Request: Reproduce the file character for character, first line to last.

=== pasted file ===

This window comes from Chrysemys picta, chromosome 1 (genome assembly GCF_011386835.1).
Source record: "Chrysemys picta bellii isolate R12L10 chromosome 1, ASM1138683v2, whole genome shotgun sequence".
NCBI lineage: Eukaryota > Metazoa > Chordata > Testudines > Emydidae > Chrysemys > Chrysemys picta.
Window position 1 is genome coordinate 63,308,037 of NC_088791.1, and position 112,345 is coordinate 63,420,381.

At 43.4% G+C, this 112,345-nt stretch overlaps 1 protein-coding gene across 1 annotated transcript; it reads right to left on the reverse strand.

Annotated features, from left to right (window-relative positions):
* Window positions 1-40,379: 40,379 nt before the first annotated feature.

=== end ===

This window comes from Chrysemys picta, chromosome 1 (genome assembly GCF_011386835.1).
Source record: "Chrysemys picta bellii isolate R12L10 chromosome 1, ASM1138683v2, whole genome shotgun sequence".
NCBI lineage: Eukaryota > Metazoa > Chordata > Testudines > Emydidae > Chrysemys > Chrysemys picta.
Window position 1 is genome coordinate 63,308,037 of NC_088791.1, and position 112,345 is coordinate 63,420,381.

At 43.4% G+C, this 112,345-nt stretch overlaps 1 protein-coding gene across 1 annotated transcript; it reads right to left on the reverse strand.

Annotated features, from left to right (window-relative positions):
* Window positions 1-40,379: 40,379 nt before the first annotated feature.